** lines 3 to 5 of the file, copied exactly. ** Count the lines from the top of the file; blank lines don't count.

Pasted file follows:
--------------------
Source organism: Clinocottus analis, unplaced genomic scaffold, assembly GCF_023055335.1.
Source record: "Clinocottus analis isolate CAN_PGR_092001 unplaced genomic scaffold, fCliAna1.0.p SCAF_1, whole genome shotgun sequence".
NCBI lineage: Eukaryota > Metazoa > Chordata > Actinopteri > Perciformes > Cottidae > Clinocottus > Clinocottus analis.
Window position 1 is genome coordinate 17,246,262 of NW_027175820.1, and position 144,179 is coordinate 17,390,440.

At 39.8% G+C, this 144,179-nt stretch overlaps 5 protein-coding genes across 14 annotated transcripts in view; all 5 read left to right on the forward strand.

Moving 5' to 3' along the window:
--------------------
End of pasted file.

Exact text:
NCBI lineage: Eukaryota > Metazoa > Chordata > Actinopteri > Perciformes > Cottidae > Clinocottus > Clinocottus analis.
Window position 1 is genome coordinate 17,246,262 of NW_027175820.1, and position 144,179 is coordinate 17,390,440.

At 39.8% G+C, this 144,179-nt stretch overlaps 5 protein-coding genes across 14 annotated transcripts in view; all 5 read left to right on the forward strand.